Four Haredi residents of Jerusalem, including one US citizen, on Sunday petitioned the High Court of Justice against police excessive use of the riot dispersal chemical known as Skunk, claiming it constitutes collective punishment and demanding an injunction. The petition was filed against Israel Police and Jerusalem District Commander Yoram Halevi.

The Skunk is a malodorant, non-lethal weapon used for crowd control Israeli police and the IDF and marketed to militaries and law enforcement around the world. Developed and manufactured by Odortec, the liquid’s strong odor is marketed as an improvement over other crowd control weapons such as rubber bullets and tear gas. It is dispersed as yellow or blue mist, fired from a water cannon, which leaves a powerful odor similar to rot or sewage on everything it touches.


A reporter for Reuters described it as follows: “Imagine taking a chunk of rotting corpse from a stagnant sewer, placing it in a blender and spraying the filthy liquid in your face. Your gag reflex goes off the charts and you can’t escape, because the nauseating stench persists for days.”

According to the website Behadrei Haredim, Supreme Court Justice Daphne Barak-Erez has ruled that police would respond to the request for an interim injunction against further use of the Skunk within a week.

Two petitioners, Israel Mendelson and Michael Benjamin, are the owners of a pizza and balloon shop on Bar-Ilan Street in Jerusalem, which was damaged as a result of police hosing of skunk water. The two stated that they suffered damages of more than $4,000 after their shop window and sign had been destroyed, as well as damages they sustained from having to close their shop for a few days because of the stench.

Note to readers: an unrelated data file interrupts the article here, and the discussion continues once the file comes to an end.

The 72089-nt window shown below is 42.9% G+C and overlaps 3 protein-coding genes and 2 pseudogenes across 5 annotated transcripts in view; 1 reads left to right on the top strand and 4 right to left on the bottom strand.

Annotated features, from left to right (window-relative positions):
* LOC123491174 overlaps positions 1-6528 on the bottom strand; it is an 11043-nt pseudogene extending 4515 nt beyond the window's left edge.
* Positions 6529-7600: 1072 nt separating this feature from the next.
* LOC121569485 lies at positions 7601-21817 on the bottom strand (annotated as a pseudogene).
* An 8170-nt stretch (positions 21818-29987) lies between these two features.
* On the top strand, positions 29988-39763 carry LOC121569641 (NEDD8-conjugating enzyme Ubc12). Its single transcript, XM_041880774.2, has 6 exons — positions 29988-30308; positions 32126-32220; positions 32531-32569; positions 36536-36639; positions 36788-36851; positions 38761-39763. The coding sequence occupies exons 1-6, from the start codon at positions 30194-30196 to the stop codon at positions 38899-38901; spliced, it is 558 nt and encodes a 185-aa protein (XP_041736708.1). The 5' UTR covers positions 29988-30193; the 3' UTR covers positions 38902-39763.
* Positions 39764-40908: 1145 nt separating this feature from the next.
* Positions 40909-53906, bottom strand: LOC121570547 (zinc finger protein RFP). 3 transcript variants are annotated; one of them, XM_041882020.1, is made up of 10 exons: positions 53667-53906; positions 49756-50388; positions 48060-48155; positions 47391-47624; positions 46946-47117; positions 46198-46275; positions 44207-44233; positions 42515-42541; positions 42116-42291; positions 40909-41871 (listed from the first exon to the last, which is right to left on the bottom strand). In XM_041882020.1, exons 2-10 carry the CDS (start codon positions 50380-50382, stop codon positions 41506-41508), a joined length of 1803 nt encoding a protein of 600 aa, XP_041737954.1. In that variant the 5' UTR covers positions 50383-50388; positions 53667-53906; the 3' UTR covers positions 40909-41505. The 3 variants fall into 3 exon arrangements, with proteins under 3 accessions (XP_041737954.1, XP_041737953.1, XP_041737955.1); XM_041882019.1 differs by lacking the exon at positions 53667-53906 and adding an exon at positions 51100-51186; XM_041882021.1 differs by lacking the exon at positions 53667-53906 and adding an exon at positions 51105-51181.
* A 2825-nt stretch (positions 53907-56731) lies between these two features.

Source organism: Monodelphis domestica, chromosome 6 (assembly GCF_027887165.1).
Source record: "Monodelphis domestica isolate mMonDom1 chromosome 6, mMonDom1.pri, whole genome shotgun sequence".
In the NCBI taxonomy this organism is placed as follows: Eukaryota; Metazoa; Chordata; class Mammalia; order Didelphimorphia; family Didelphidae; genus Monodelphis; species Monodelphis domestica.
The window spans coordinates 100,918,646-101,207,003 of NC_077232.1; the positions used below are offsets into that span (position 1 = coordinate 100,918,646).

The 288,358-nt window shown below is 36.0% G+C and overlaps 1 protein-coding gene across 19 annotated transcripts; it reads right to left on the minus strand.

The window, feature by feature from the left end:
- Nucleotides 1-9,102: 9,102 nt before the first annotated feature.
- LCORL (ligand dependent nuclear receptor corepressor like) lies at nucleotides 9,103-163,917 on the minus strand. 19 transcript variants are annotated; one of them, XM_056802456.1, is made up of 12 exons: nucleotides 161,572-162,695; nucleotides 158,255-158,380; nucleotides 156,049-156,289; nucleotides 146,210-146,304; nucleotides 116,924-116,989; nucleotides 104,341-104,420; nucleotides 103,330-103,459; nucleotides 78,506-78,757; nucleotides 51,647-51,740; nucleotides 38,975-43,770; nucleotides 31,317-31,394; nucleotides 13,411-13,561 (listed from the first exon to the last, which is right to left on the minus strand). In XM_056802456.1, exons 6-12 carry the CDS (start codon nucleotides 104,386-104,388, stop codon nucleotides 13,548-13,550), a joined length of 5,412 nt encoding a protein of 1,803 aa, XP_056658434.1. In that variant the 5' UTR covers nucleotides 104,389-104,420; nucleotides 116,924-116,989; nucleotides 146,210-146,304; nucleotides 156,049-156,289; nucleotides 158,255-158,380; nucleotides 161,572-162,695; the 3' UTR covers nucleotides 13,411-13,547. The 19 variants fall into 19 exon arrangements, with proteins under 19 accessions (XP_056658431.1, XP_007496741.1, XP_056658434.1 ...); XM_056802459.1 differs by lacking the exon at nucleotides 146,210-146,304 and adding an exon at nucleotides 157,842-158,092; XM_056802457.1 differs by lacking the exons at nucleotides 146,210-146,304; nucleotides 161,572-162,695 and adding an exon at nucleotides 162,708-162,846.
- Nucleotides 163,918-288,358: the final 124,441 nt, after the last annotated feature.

Petitioner Asher Ben Shaya, who lives on Shomrei Emunim Street, described in the petition how before last Passover, a demonstration was held near his home, and his family sat on the balcony watching it. At one point, “the policemen who arrived at the scene with a Skunk deliberately aimed at the family members who were on the balcony, spraying them some three times in a row.”

Ben Shaya testified in the name of his family that “the spraying was directed at them on purpose.” The splashes caused heavy damage to objects and food on the balcony, and the living room and bedroom curtains.

One of Ben Shaya’s grandchildren, who was on the balcony, was hit by the Skunk and required medical treatment. His daughter, who was holding a baby, ran away and slipped and fell, suffering a blow.

Ben Shaya and his wife went down to the street and asked the police commander to stop spraying the residents’ balconies. The commander went up to their apartment and apologized for what had happened.

Ben Shaya noted in the petition that he had in his possession a video documenting the cleaning of the house from the foul liquid and the damage caused by the spray.

“In addition, this left a severe mental scar on my family members,” he stated.

The petition cited an event from 2015, when a Haredi couple in their 60s got off a bus and were on their way to their home on Zephaniah Street in Jerusalem, were injured by a powerful jet of police Skunk water. The wife broke her pelvis and her husband broke his ankle. In a consequent settlement, police paid the couple $60,000.

In 2017, at a demonstration on Bar-Ilan Street in Jerusalem, a Haredi girl from Modi’in Illit was hit by a strong Skunk jet in her face, which badly damaged her eye and she almost lost her sight. She fell and lost consciousness, and was hospitalized for two weeks at Shaare Zedek Medical Center in Jerusalem, where she underwent surgery to treat the bleeding and high pressure in her eye. Later, she had to undergo additional treatments and surgeries in her eyes as a result of her injury.

The petition also cited a woman, 21, a city employee who lives in eastern Jerusalem, who was thrown to the pavement by a Skunk jet, cracking a rib.


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